Information was collected through interview on demographic background and lifestyle factors. Among eligible cases (n = 515) and controls (n = 549), successful interviews were conducted for 464 cases (90%); 324 direct interviews and 140 next-of-kin interviews for deceased cases and 480 (87%) controls. Blood samples were obtained from 305 (66%) and 427 (89%) of the participating cases and controls, respectively. Genomic DNA was available in 273 cases and 377 controls. Each participant gave informed consent, and the study was approved by Institutional Review Boards at the US National Cancer Institute, the Cancer Center and Institute of Oncology of Health in Warsaw, Poland and the Regional Ethics Committee of Karolinska Institutet in Sweden.
For the selection of tagSNPs, we used information from HapMap Phase 2 data (http://www.hapmap.org). TagSNPs were chosen using the LD-based method by Carlson et al (24). The region analyzed included 20 kb upstream of the first exon and 10 kb downstream of the termination of the last exon. A LD threshold of r2 > 0.8 and a minor allele frequency (MAF) > 5% were used for tagSNP selection.
The HapMap2 database contains 26, 18, and 57 SNPs with MAF > 5% in the MUC1, MUC5AC, and MUC6 genes and their adjacent regions, respectively. TagSNP selection yielded 10 bins for MUC1, 12 bins for MUC5AC, as well as 19 bins for MUC6 gene region.
Genomic DNA was extracted from buffy coats by standard methods. Genotyping was performed by SNPlex method at Core Genotyping Facility of National Cancer Institute, MD. SNPlex reactions were analyzed on an Applied Biosystems 3730 DNA Sequencer. Details about assays, primers, probes, and procedures are available at the National Cancer Institute’s SNP500 website (http://snp500cancer.nci.nih.gov). Among a minimum set of 10, 12, and 19 tagSNPs selected in the MUC1, MUC5AC, and MUC6 genes, respectively, 13 SNPs were excluded because of assay design or genotyping failure. Finally, 6, 8, and 14 tagSNPs in MUC1, MUC5AC, and MUC6 gene, respectively, were genotyped, which were further described in Appendix A. Genotyping data for each tested SNP were successfully obtained for more than 98% of the subjects. Laboratory staff was blinded to case/control status. For quality control purpose, eight subjects chosen randomly were genotyped twice for all tagSNPs, and the results were 100% concordant.
We successfully genotyped 28 tagSNPs spanning a region of 39.3 kb, 27.1 kb, and 110.5 kb across MUC1, MUC5AC, and MUC6 gene, respectively, in 273 cases with gastric cancer and 377 controls. Of the 28 tagSNPs, three (rs6427184 in MUC1 gene, rs11602663 and rs7119740 in MUC6 gene) did not conform to fitness for Hardy-Weinberg proportion among controls, based on the Pearson’s χ2 test. Hence, these three SNPs were excluded from haplotype analyses. The deviation from Hardy-Weinberg equilibrium could be due to systematic errors in genotyping or population stratification. We believe though, due to the success of genotyping of other tagSNPs, that such systematic error unlikely occurred in this setting. However, genotyping errors due to poor quality of the matching probes, could explain the deviation from Hardy-Weinberg equilibrium especially when competing with other probes in a multiplex setting. The concern of differences in geographic distribution or population stratification also is unlikely as all our study subjects are Caucasians living in Warsaw. We could not exclude the possibility that some mucin gene variants are truly not in Hardy-Weinberg equilibrium. Further data are needed to conform this observation.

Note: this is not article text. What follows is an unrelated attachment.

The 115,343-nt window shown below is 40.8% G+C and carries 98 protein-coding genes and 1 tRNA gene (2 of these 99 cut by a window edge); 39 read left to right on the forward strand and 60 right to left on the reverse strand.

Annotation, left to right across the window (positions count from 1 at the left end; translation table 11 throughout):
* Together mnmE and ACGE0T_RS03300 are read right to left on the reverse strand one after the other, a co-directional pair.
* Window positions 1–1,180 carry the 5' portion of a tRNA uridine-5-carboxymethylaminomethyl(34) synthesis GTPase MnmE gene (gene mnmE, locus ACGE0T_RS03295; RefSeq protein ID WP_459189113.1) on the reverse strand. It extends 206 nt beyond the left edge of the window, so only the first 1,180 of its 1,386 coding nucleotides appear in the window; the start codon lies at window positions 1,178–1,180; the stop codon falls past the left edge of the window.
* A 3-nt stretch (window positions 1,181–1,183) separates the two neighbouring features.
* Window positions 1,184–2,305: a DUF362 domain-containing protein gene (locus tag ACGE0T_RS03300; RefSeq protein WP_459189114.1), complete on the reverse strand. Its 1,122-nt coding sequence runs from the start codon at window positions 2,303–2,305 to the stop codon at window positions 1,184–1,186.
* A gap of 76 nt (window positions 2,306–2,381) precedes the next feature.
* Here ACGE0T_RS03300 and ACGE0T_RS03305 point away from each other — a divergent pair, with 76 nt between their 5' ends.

Unconditional logistic regression model was used to estimate odds ratios (ORs) and their corresponding 95% confidence intervals (CIs) adjusted for age and gender. For all SNPs, the homozygote of the common allele was used as the referent. To account for type I errors of multiple testing, statistical significance was assessed by empirical P values derived from the Westfall & Young permutation (n=10000) with minimum P values and step-down method (25). Haplotypes were imputed by Expectation-Maximization method using all 5 tagSNPs for MUC1 and 8 tagSNPs for MUC5AC. Because MUC6 has a large number of tagSNPs, its haplotypes were constructed based on the LD blocks derived from the HaploView 4.0 program (26). Rare haplotypes with frequency less than 2% among the controls were combined as one group. The probabilities of having certain haplotypes for each individual, inferred from the Expectation-Maximization algorithm, were used as weights in weighted logistic regression models with Sandwich covariance (27). Global P values derived from the regression models were used to assess the difference in overall haplotype profiles between comparison groups. All statistical analyses were performed using SAS 9.2 (SAS institute, Cary, NC).
There was no significant difference in the distribution of age, gender, smoking, H. pylori status, cancer phenotype, or alcohol use between the study subjects who were included in the genetic analysis from those who were not (data not shown). Characteristics of participants in the present analysis are summarized in Table 1. Cases and controls were similar with respect to the distribution of age and gender, as these factors were frequency-matched. Cases were more likely than controls to report a history of smoking and a family history of stomach cancer. Compared to controls, there were more former drinkers and less current drinkers among the cases. The majority of the cases were of the intestinal histologic type (66%) and non-cardia subsite of origin (72%).